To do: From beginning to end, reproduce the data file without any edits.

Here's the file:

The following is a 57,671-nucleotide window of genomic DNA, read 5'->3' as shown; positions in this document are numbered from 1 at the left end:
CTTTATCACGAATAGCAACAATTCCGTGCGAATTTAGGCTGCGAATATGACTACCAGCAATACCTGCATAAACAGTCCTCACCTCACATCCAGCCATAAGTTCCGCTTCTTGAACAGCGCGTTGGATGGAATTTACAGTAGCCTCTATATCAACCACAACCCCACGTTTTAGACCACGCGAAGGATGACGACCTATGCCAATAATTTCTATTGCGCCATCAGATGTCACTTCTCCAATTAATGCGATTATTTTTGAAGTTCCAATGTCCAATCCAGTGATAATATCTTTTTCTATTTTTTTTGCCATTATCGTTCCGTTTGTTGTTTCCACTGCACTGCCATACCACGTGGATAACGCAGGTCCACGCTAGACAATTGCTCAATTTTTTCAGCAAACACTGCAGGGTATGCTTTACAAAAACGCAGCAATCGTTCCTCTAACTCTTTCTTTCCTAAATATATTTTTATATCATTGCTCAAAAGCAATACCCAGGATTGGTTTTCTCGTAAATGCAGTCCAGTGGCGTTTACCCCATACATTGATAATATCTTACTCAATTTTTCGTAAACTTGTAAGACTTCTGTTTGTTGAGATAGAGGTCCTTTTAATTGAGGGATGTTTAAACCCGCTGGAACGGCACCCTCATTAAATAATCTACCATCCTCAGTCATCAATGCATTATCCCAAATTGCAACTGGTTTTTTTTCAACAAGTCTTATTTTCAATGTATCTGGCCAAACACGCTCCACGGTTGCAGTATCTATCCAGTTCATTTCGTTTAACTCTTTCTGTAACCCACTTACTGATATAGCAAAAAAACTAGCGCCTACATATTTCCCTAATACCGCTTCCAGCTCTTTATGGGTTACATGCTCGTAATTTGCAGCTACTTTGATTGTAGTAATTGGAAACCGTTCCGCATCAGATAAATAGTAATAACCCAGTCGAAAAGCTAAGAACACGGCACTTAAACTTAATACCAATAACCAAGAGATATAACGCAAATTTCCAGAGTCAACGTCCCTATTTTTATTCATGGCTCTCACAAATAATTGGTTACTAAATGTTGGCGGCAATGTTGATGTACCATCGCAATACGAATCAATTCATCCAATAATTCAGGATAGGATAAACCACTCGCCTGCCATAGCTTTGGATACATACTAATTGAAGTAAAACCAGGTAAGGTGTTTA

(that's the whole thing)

The following is a 57,671-nucleotide window of genomic DNA, read 5'->3' as shown; positions in this document are numbered from 1 at the left end:
CTTTATCACGAATAGCAACAATTCCGTGCGAATTTAGGCTGCGAATATGACTACCAGCAATACCTGCATAAACAGTCCTCACCTCACATCCAGCCATAAGTTCCGCTTCTTGAACAGCGCGTTGGATGGAATTTACAGTAGCCTCTATATCAACCACAACCCCACGTTTTAGACCACGCGAAGGATGACGACCTATGCCAATAATTTCTATTGCGCCATCAGATGTCACTTCTCCAATTAATGCGATTATTTTTGAAGTTCCAATGTCCAATCCAGTGATAATATCTTTTTCTATTTTTTTTGCCATTATCGTTCCGTTTGTTGTTTCCACTGCACTGCCATACCACGTGGATAACGCAGGTCCACGCTAGACAATTGCTCAATTTTTTCAGCAAACACTGCAGGGTATGCTTTACAAAAACGCAGCAATCGTTCCTCTAACTCTTTCTTTCCTAAATATATTTTTATATCATTGCTCAAAAGCAATACCCAGGATTGGTTTTCTCGTAAATGCAGTCCAGTGGCGTTTACCCCATACATTGATAATATCTTACTCAATTTTTCGTAAACTTGTAAGACTTCTGTTTGTTGAGATAGAGGTCCTTTTAATTGAGGGATGTTTAAACCCGCTGGAACGGCACCCTCATTAAATAATCTACCATCCTCAGTCATCAATGCATTATCCCAAATTGCAACTGGTTTTTTTTCAACAAGTCTTATTTTCAATGTATCTGGCCAAACACGCTCCACGGTTGCAGTATCTATCCAGTTCATTTCGTTTAACTCTTTCTGTAACCCACTTACTGATATAGCAAAAAAACTAGCGCCTACATATTTCCCTAATACCGCTTCCAGCTCTTTATGGGTTACATGCTCGTAATTTGCAGCTACTTTGATTGTAGTAATTGGAAACCGTTCCGCATCAGATAAATAGTAATAACCCAGTCGAAAAGCTAAGAACACGGCACTTAAACTTAATACCAATAACCAAGAGATATAACGCAAATTTCCAGAGTCAACGTCCCTATTTTTATTCATGGCTCTCACAAATAATTGGTTACTAAATGTTGGCGGCAATGTTGATGTACCATCGCAATACGAATCAATTCATCCAATAATTCAGGATAGGATAAACCACTCGCCTGCCATAGCTTTGGATACATACTAATTGAAGTAAAACCAGGTAAGGTGTTTA